I sent the replacement back and contacted my credit card company. The credit card company asked for the funds back from the merchant who has refused on the grounds that the garment was worn and tags removed.
The credit card company now say they can do no more. Don’t I have the right to a refund – and how will I get it?
A) You need to look closely at the terms and conditions of the clothing website you purchased this dress from (they sometimes have strict rules about refunds once the tags have been removed).
Whatever their conditions were, it is quite clear that the zip was faulty. Following on from this, you ought to be entitled to a full refund.
The tricky issue here may be proving that the zip broke as a result of a pre-existing fault in the dress rather than you damaging it after you had put it on.
Write again to the head of customer services at the seller and make clear that you are perfectly willing to take this matter to the small claims court and make others aware of their failure to give you your money back.
I would write to your card company at the same time. Be as tough as you can. You are not legally obliged to pay for damaged goods.
Q) IN November I took out a one-trip holiday insurance policy for a cruise that we were due to go on in February. The policy cost £75.99 and covered the cruise only.
But the cruise line cancelled the trip and refunded the cost.
I phoned the insurance company to ask it to cancel the policy and refund me the £75.99 I had paid. But it said as I had passed the 14-day cooling-off period, I was not entitled to a refund. Is this right?
A) I’m afraid it’s highly unlikely you’ll be entitled to a refund. Have another look at the terms and conditions of the policy.
While most policies (like yours) give customers a 14-day free cancellation option (or cooling-off period), after that two weeks they don’t give you the legal right to cancel and obtain a refund unless, for example, there has been some element of fraud, which is certainly not the case here.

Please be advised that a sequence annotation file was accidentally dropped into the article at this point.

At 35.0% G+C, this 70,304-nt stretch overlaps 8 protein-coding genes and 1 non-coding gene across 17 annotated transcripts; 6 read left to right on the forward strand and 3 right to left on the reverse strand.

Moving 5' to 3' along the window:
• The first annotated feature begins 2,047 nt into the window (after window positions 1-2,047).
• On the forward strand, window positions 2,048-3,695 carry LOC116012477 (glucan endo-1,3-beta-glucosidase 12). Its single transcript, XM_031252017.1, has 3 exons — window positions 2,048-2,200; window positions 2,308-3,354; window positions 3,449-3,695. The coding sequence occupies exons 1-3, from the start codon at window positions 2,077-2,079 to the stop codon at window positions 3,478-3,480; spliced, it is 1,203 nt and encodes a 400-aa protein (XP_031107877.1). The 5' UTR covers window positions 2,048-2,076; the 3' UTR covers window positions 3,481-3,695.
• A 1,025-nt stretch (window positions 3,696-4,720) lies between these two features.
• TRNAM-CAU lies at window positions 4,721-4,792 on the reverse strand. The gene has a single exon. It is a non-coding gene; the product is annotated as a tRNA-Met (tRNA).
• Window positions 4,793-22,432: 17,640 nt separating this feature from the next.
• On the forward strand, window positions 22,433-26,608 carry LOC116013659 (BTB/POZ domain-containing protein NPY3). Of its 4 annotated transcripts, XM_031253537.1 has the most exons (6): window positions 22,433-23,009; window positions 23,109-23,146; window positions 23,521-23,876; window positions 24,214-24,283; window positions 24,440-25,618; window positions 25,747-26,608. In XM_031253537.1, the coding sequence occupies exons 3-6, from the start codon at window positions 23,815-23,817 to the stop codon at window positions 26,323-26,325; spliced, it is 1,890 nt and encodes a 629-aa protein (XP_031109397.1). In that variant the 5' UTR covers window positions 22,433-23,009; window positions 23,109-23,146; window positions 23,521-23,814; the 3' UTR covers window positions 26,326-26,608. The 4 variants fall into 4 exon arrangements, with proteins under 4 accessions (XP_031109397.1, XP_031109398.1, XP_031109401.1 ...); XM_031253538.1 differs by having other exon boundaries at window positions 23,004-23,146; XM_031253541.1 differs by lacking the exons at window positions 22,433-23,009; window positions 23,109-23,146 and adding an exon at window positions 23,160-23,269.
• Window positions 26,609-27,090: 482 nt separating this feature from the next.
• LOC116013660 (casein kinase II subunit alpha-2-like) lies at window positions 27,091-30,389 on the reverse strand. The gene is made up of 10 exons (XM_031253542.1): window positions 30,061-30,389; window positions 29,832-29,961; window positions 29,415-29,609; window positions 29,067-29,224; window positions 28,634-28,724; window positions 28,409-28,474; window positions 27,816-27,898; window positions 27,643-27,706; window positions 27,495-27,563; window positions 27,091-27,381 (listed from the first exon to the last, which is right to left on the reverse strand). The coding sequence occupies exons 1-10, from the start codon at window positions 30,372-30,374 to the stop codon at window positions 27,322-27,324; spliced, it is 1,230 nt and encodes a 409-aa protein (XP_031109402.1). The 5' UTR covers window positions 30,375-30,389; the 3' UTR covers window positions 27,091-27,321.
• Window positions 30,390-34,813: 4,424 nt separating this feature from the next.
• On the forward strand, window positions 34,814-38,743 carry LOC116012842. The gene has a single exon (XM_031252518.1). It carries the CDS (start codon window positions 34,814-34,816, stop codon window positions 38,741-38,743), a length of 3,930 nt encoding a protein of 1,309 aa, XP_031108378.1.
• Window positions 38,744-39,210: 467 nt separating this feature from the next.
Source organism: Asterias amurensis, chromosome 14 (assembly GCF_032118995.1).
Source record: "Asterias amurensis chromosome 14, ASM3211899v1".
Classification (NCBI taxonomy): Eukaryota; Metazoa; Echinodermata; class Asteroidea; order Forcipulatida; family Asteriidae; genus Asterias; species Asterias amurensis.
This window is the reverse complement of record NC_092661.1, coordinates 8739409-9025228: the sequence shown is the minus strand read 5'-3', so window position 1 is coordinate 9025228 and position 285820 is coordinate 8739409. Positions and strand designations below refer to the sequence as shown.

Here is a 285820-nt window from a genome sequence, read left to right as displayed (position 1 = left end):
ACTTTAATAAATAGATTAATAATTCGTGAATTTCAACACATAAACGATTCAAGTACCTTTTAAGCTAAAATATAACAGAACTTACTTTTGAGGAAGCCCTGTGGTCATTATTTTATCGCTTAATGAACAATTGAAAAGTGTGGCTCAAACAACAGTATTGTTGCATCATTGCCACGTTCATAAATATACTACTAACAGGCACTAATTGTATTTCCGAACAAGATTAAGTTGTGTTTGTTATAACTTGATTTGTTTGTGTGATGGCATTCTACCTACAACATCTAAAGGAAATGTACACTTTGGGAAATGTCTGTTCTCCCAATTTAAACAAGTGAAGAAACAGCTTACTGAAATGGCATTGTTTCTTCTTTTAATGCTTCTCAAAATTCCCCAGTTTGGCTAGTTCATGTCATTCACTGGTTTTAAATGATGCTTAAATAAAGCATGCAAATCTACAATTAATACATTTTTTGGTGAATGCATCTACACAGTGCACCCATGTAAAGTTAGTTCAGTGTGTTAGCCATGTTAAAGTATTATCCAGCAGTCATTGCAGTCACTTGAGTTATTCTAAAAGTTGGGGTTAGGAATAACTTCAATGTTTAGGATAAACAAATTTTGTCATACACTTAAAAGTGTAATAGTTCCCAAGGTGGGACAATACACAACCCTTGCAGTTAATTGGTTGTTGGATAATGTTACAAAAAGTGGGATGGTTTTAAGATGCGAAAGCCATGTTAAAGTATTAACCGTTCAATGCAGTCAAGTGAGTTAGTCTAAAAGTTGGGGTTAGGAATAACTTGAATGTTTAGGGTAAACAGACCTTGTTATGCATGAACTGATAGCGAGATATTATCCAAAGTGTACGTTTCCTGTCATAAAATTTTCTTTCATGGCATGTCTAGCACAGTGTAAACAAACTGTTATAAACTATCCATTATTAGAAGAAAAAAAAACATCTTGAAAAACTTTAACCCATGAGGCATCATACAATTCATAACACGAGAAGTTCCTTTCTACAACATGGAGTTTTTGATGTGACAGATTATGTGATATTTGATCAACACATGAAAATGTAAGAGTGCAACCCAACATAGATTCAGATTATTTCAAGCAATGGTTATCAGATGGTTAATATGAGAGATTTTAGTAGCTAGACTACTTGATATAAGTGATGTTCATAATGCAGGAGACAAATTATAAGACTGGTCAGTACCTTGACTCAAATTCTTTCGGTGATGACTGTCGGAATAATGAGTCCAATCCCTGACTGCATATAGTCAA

Mel Hunter, reader’s champion
Un-Thai my ticket tangle
Q) IN March 2020, I had British Airways flights from Thailand to Edinburgh cancelled. I had to book another flight, getting home the day the lockdown was imposed, which cost me more than £300.
After much to-ing and fro-ing between the agent and BA, I am no further forward with my request for a refund.
A) You’d been waiting an awfully long time to get your refund. BA confirmed to me that you should be due your money back, but as you booked through a third party, Travel Up, I needed to track it through it.
So I contacted the online agent. It held its hands up, admitting the refund should have already happened, and promised to put things right within days.
It took another three weeks, and a few more prods from me, until it finally put £177 into your bank account. However, you felt this fell short of the amount this return leg of the flight would have cost you.
Chasing this up, Travel Up told me it had taken a £50 admin fee – which was pretty rich, I responded, considering you’d waited more than 18 months to get your money back.
Eventually another £50 landed in your account, as a goodwill gesture.
Right from the start, I believe BA had a duty to get you home but it was confusing times, and with no contact initially from BA or Travel Up, you had to take matters into your own hands.
Nearly two years on, I’m glad to have helped bring things to a close.
Q) I PAID for a fridge freezer from Currys with estimated delivery a few weeks later. It arrived a week late and was damaged, so I told the driver I would expect a replacement.
I was told it would be delivered in another seven days, but on that occasion the driver said it was damaged again and he’d arrange yet another delivery.
The store told me it would arrive the next day. It didn’t. When I finally got it two days later, it was again damaged. I told the driver I wouldn’t accept it.
She offered 15 per cent off but I refused, as I wanted the undamaged goods I had paid for.
The store made contact with the Currys head office, but five weeks later, I have heard nothing.
A) I always urge readers not to settle for less than they have paid for.
Currys told me it actually offered ten per cent off your appliance – the third damaged one it tried to deliver.
The retailer agreed you had rejected this and that it had then not come back to you. Currys apologised, offering £100, made up of a 20 per cent discount and a gesture of goodwill, for you to keep the appliance. You accepted.
A spokesperson told me: “We are very sorry for the issues Mr Barber faced and for the lack of communication.”